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The Green Sheet Online Edition

May 29, 2007 • Issue 07:05:02

Interchange under attack

It's almost a rite of spring: One or both of the card Associations implement new interchange fee schedules. This forces acquirers and processors to adjust their fees, and the retail sector cries foul.

This year, Visa U.S.A. rolled out a new interchange schedule, effective April 14. Within days, the National Retail Federation was rallying state lawmakers behind efforts to force major changes to interchange.

Many of Visa's rates remain the same as last year. However, Visa introduced a new card category - Signature Preferred - which raises interchange on some transactions.

MasterCard Worldwide also recently announced rate changes, effective April and June 2007. (For information on the latest rate changes from MasterCard and Visa, see The Green Sheet, issues 07:03:01 and 07:05:01, respectively.)

"When Visa and MasterCard [assess interchange], they don't take it on just the retail sale; they take it on the entire transaction, including the sales tax," Mallory Duncan said during the National Conference of State Legislatures' (NCSL) spring conference, April 19 in Washington, D.C.

Duncan is NRF Senior Vice President and General Counsel, and Chair of the Merchants Trade Coalition, a group of federal and state trade associations representing merchants who accept credit cards. He said retailers, who merely collect and do not retain sales taxes, are particularly irked that those funds are included in interchange assessments.

"The sales tax is the people's money, and [Visa and MasterCard] shouldn't be trying to take a piece of it," he said. "That drives up prices even higher, and everybody ends up paying a tax on a tax."

It also bothers merchants that monthly account statements from card servicing banks don't break out interchange costs, Duncan added.

The NRF and other members of the Merchants Trade Coalition have been railing against interchange since the so-called Wal-Mart suit opened to public debate this long-standing industry pricing mechanism.

Several coalition members were party to that lawsuit. It resulted in a multibillion-dollar out-of-court settlement and the elimination of rules that compelled merchants accepting MasterCard and Visa credit cards to accept all other card products bearing those brand names.

Merchants managed to get the ear of the U.S. Congress, which held hearings last year. But so far this year, interchange is not high on the agendas of any pertinent congressional committees.

For now, lawmakers are more interested in card issuers. Earlier this month, Sen. Carl Levin, D-Mich., took to the Senate floor to denounce card issuer fees and fee-levying practices. He also said he was introducing legislation to rein in such practices.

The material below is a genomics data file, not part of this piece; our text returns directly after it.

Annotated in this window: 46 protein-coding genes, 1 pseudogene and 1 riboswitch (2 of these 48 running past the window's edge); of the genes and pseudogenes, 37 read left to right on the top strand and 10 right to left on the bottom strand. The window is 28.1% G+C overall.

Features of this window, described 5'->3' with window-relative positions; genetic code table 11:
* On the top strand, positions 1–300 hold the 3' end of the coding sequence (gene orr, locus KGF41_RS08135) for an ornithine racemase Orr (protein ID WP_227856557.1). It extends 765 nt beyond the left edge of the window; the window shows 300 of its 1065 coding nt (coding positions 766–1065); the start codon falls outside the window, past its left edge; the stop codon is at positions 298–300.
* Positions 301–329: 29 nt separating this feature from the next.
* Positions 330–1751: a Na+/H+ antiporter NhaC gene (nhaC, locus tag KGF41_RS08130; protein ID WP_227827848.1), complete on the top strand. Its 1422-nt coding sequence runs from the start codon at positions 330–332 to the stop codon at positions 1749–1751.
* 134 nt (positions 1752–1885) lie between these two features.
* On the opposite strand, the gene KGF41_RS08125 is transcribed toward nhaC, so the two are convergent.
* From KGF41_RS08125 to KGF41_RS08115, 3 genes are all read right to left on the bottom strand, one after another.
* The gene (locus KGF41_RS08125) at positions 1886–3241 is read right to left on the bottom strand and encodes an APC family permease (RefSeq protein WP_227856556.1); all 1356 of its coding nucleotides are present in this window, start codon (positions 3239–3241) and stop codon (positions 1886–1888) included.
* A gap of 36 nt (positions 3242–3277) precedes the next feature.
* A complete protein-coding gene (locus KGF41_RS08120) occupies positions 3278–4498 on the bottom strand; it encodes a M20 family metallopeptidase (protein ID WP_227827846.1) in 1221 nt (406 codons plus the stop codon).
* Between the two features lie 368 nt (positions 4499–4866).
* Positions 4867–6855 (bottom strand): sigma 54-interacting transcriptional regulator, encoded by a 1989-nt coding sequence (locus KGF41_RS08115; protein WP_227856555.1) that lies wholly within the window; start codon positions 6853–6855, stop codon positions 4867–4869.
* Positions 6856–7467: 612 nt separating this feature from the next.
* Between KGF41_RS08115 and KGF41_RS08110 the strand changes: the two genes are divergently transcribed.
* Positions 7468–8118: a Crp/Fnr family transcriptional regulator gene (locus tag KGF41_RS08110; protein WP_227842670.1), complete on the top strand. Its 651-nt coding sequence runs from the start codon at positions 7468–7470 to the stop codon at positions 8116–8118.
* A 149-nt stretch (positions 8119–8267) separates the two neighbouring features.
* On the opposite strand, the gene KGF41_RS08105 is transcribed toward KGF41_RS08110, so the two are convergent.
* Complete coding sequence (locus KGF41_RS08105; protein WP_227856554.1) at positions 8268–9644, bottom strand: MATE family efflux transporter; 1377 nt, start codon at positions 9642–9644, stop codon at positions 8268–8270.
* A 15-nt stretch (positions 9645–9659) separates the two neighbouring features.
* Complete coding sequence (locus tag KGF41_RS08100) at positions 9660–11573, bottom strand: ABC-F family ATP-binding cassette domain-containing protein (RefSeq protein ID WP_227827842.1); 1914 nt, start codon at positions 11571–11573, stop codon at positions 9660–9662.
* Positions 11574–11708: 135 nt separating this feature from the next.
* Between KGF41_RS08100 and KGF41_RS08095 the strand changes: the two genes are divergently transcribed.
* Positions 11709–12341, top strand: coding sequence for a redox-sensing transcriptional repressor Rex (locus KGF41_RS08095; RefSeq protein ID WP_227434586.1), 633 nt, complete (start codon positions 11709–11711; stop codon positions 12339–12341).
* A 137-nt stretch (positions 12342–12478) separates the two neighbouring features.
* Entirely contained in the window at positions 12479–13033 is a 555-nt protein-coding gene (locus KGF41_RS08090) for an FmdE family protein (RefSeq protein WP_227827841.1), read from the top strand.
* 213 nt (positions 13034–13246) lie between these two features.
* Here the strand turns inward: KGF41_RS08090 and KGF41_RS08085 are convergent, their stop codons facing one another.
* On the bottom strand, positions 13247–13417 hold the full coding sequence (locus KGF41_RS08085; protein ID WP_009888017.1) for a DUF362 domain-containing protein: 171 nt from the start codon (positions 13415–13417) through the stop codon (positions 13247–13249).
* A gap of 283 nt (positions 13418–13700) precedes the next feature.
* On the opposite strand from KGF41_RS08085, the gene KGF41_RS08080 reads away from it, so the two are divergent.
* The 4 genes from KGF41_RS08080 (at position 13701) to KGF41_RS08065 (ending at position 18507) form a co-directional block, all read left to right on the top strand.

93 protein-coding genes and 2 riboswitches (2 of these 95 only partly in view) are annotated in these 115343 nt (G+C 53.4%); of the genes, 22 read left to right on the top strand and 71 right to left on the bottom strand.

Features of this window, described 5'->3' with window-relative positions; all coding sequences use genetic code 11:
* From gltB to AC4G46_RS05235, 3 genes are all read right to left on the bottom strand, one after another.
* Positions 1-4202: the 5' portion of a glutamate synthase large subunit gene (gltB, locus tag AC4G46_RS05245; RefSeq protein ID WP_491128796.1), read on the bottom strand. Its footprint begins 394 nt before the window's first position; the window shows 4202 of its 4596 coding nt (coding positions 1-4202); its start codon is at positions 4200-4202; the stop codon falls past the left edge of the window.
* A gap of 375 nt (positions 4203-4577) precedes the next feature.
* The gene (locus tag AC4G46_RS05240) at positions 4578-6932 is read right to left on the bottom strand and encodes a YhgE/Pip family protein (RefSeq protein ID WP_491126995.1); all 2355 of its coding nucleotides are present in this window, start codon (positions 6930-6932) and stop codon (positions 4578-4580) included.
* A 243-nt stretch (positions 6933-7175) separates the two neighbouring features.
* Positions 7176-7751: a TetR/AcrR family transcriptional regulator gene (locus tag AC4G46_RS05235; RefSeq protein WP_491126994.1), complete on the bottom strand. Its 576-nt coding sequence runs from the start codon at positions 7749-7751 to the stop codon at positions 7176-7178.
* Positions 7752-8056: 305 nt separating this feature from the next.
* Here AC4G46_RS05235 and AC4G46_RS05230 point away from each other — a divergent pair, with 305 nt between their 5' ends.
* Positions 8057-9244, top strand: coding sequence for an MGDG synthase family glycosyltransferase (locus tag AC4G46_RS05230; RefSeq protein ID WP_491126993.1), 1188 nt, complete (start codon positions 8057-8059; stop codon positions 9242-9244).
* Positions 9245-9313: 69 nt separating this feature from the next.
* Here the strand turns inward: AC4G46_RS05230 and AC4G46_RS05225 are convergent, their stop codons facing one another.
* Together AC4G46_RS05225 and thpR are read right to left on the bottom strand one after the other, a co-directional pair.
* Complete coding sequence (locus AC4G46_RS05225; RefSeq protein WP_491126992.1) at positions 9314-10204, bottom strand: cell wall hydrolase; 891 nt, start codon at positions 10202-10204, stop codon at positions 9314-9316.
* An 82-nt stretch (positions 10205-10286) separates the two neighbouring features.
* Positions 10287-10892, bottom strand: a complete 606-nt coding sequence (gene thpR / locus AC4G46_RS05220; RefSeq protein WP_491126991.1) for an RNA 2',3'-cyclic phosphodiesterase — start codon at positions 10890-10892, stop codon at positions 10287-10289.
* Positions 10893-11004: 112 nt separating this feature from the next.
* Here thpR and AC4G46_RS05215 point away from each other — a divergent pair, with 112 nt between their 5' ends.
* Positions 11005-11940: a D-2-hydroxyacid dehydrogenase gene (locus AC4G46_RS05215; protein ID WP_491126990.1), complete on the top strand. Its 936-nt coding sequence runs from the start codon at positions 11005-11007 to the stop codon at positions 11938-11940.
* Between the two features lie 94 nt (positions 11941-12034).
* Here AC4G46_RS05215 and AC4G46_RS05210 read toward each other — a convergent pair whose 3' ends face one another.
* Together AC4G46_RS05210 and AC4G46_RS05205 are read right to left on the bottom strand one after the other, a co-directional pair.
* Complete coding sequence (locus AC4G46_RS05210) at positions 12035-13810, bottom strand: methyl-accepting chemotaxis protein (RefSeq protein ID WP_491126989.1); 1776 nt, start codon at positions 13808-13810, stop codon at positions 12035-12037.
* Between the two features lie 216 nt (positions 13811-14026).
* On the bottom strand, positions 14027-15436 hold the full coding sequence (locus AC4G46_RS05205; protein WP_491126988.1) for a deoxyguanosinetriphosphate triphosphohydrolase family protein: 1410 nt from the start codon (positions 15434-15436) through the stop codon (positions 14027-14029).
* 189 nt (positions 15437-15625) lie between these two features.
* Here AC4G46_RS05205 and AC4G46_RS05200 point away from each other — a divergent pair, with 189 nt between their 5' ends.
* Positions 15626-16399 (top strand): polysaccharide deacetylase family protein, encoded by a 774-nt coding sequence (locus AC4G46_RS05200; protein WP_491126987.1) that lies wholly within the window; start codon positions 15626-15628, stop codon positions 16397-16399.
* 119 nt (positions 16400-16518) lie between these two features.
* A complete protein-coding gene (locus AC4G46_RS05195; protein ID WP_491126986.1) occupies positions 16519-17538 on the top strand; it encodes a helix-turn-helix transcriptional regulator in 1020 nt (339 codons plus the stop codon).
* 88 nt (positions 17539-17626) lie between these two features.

Legislation pending in several states, however, would cap or exclude interchange on certain transactions.

The Merchants Trade Coalition estimates that MasterCard and Visa collected about $36 billion in interchange during 2006. The group noted that this represents a 17% increase over 2005, and an increase of 117.5% since 2001.

At least a dozen bills pending in state legislatures address topics related to interchange, according to the NCSL. Here's a rundown of several key initiatives:

  • Two bills introduced in the Florida state legislature would require refunds to merchants paying interchange on sales taxes.
  • Legislation pending in Kansas would require that merchants have better access to information related to interchange rates. It also defines interchange fees for purposes of state law.
  • A bill pending in Nevada would prohibit interchange on certain transactions.
  • In Oklahoma, legislation has been introduced that would prohibit certain contract provisions regarding merchant transaction fees.
  • Lawmakers in Tennessee are considering legislation that would cap at 0.75% all processing fees associated with credit or debit card transactions. The proposal would apply to contracts entered into with merchants by banks or their agents after July 1, 2007.
  • Texas lawmakers have a bill before them that would require more transparency in disclosing interchange and related processing fees. A tougher bill, introduced and quickly withdrawn in March after a large consumer letter-writing campaign, would have allowed retailers to surcharge credit and debit card payments to cover processing costs.
  • In Washington state, lawmakers want to restrict interchange to 1.5% of the total cost of a retail card transaction.

Whether this attention given to squeaky wheels will lead to a smoother ride for retailers remains to be seen.

end of article

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